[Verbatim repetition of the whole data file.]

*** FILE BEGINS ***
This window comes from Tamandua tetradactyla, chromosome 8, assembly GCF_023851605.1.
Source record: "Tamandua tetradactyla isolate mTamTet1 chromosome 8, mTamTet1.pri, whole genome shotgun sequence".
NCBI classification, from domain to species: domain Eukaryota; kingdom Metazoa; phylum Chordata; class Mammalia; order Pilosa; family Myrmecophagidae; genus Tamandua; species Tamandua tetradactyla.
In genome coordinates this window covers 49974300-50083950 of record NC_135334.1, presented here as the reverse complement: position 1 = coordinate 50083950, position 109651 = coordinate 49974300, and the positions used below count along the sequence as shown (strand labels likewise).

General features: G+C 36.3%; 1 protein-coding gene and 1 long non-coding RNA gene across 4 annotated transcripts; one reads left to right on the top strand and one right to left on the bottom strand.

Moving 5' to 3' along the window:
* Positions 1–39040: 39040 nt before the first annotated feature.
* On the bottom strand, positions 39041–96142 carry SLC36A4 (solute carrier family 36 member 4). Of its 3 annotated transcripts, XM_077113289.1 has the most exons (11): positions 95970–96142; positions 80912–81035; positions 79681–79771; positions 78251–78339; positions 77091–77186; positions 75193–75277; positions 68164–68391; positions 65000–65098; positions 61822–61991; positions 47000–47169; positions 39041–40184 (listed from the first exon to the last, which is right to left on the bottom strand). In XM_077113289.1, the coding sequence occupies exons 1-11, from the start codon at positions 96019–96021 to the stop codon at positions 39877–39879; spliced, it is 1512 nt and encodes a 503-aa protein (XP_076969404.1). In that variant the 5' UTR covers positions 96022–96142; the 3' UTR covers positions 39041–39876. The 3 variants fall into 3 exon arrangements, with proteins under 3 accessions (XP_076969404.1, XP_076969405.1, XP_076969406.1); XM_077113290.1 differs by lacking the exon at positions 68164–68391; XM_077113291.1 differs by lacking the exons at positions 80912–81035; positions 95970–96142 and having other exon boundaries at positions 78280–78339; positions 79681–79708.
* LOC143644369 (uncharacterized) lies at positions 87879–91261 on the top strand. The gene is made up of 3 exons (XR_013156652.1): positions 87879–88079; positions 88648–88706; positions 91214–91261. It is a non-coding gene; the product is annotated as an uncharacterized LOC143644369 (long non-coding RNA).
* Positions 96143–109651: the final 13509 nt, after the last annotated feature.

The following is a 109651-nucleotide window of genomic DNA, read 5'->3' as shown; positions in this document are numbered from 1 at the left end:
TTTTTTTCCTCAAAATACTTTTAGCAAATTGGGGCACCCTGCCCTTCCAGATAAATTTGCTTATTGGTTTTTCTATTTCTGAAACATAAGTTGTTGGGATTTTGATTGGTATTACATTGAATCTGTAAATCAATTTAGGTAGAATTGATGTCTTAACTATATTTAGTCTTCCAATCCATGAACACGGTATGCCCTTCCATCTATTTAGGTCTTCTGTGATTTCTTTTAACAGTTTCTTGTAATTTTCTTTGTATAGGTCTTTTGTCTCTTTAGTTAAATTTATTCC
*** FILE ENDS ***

This window comes from Tamandua tetradactyla, chromosome 8, assembly GCF_023851605.1.
Source record: "Tamandua tetradactyla isolate mTamTet1 chromosome 8, mTamTet1.pri, whole genome shotgun sequence".
NCBI classification, from domain to species: domain Eukaryota; kingdom Metazoa; phylum Chordata; class Mammalia; order Pilosa; family Myrmecophagidae; genus Tamandua; species Tamandua tetradactyla.
In genome coordinates this window covers 49974300-50083950 of record NC_135334.1, presented here as the reverse complement: position 1 = coordinate 50083950, position 109651 = coordinate 49974300, and the positions used below count along the sequence as shown (strand labels likewise).

General features: G+C 36.3%; 1 protein-coding gene and 1 long non-coding RNA gene across 4 annotated transcripts; one reads left to right on the top strand and one right to left on the bottom strand.

Moving 5' to 3' along the window:
* Positions 1–39040: 39040 nt before the first annotated feature.
* On the bottom strand, positions 39041–96142 carry SLC36A4 (solute carrier family 36 member 4). Of its 3 annotated transcripts, XM_077113289.1 has the most exons (11): positions 95970–96142; positions 80912–81035; positions 79681–79771; positions 78251–78339; positions 77091–77186; positions 75193–75277; positions 68164–68391; positions 65000–65098; positions 61822–61991; positions 47000–47169; positions 39041–40184 (listed from the first exon to the last, which is right to left on the bottom strand). In XM_077113289.1, the coding sequence occupies exons 1-11, from the start codon at positions 96019–96021 to the stop codon at positions 39877–39879; spliced, it is 1512 nt and encodes a 503-aa protein (XP_076969404.1). In that variant the 5' UTR covers positions 96022–96142; the 3' UTR covers positions 39041–39876. The 3 variants fall into 3 exon arrangements, with proteins under 3 accessions (XP_076969404.1, XP_076969405.1, XP_076969406.1); XM_077113290.1 differs by lacking the exon at positions 68164–68391; XM_077113291.1 differs by lacking the exons at positions 80912–81035; positions 95970–96142 and having other exon boundaries at positions 78280–78339; positions 79681–79708.
* LOC143644369 (uncharacterized) lies at positions 87879–91261 on the top strand. The gene is made up of 3 exons (XR_013156652.1): positions 87879–88079; positions 88648–88706; positions 91214–91261. It is a non-coding gene; the product is annotated as an uncharacterized LOC143644369 (long non-coding RNA).
* Positions 96143–109651: the final 13509 nt, after the last annotated feature.

The following is a 109651-nucleotide window of genomic DNA, read 5'->3' as shown; positions in this document are numbered from 1 at the left end:
TTTTTTTCCTCAAAATACTTTTAGCAAATTGGGGCACCCTGCCCTTCCAGATAAATTTGCTTATTGGTTTTTCTATTTCTGAAACATAAGTTGTTGGGATTTTGATTGGTATTACATTGAATCTGTAAATCAATTTAGGTAGAATTGATGTCTTAACTATATTTAGTCTTCCAATCCATGAACACGGTATGCCCTTCCATCTATTTAGGTCTTCTGTGATTTCTTTTAACAGTTTCTTGTAATTTTCTTTGTATAGGTCTTTTGTCTCTTTAGTTAAATTTATTCC